And not only does this illustrate just how much online buying there was, it also speaks to KAR’s strategy of offering “all the venues” wherever dealers want to buy the vehicles, Loughmiller said.
So what else drove such a massive spike? Loughmiller points out, “that’s where the supply starts (at) what we call the top of the funnel … I don’t know that it was demand-driven.
“If you read what the dealers are saying, they’re actually selling the cars now,” Loughmiller said. “Those dealers in Texas knew they had to start accumulating inventory for when the buyer came to their lot.”
Since the inventory was showing up online first, dealers thought it prudent to buy there because there was a “good chance” it would have been sold before the dealer could have bought it in his or her market.
Loughmiller later added, “And we experienced this when there was a shortage of vehicles; you get the inventory when you can.”
The boost in online sales also as a trickle-down impact in the sense that when online sales go up, so does the need for transportation, Hallett said, which KAR provides in the form of CarsArrive. It also leads to a greater need for additional financing from AFC.
“Even though our cars financed weren’t up, it was still more active than it would have normally been, I believe,” Hallett said.
Hallett went on to note that the storms tend to have far-reaching impacts into other ancillary services of ADESA, including the key-related services of subsidiary HighTech Locksmiths.
In a quarterly and year-to-date earnings slide deck, KAR includes a year-by-by breakout of its strategic investments.
After two years that included, among other investments, a heavy assortment of brick-and-mortar auction purchases, the 2017 acquisitions have included DRIVIN, Dependable Auto Shippers and the remaining interest in TradeRev.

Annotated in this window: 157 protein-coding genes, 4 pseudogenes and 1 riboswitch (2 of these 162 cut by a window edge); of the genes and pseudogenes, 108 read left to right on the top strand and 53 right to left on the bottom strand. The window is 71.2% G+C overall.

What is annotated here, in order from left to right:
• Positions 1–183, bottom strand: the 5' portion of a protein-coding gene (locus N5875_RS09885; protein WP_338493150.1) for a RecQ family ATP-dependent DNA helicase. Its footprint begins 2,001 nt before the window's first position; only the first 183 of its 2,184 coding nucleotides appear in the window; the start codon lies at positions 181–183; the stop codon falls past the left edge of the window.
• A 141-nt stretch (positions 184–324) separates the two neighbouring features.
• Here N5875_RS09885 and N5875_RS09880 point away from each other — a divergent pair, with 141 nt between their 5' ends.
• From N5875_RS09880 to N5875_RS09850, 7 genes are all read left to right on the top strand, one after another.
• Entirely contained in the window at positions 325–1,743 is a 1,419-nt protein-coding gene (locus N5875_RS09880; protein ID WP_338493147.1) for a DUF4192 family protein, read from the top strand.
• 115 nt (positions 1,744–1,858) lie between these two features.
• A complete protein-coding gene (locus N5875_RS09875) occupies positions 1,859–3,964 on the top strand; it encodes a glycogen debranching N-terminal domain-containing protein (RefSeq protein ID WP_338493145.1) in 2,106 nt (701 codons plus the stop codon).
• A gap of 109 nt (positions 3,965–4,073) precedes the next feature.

Does that indicate a shift in the strategy?
No, Hallett says.
“I would tell you that I don’t think the strategy has shifted. I think that we’ve identified some new opportunities,” Hallett said. “I would tell you I don’t believe that brick-and-mortar is done, and there’s probably some brick-and-mortar auctions that we would still be interested in if they become available. And we think there’s a balance there.”
He added: “Brick-and-mortar doesn’t just give you the opportunity to sell cars in the physical environment, but it adds to your buyer base, it adds to you online buyer base, it adds to your ancillary services. It’s that network effect, again; it really allows you to build your business in all your different revenue streams.
“Now, with that said, we also recognize that it’s a world that is focused on data and transformation. And our customers were asking us for better information. They wanted us to be able to take our data, along with their data, and as we’ve talked (about) before, turn that into actionable intelligence or predictive analytics to help them make better buying and selling decisions,” Hallett said.
“And I can tell you that’s not a hard product to sell. The customers are lined up. We’re currently in pilot with several major customers who are using our data and our pricing,” he said. “So that was a real need that the customers had. If you think about it, a customer has data on their own vehicles. We have data on millions of vehicles.”
And again, a big piece of that overall strategy includes TradeRev. As Hallett said during the preceding conference call with the investment community, “Clearly, the industry is going more digital and TradeRev creates a digital wholesale venue. I also see the opportunity to expand their total addressable market by getting a piece of the dealer-to-dealer market that has never used auctions.
“And as you know, TradeRev is a tool that allows franchise dealers to sell more new cars, take more trade-ins with real-time money and bottom line, and allows the dealers to make more money overall. This is just another channel for cars to change hands, and I'm truly excited about the opportunities TradeRev provides for KAR, and it's now time to put the full force of all the resources behind the efforts that are going on at TradeRev.”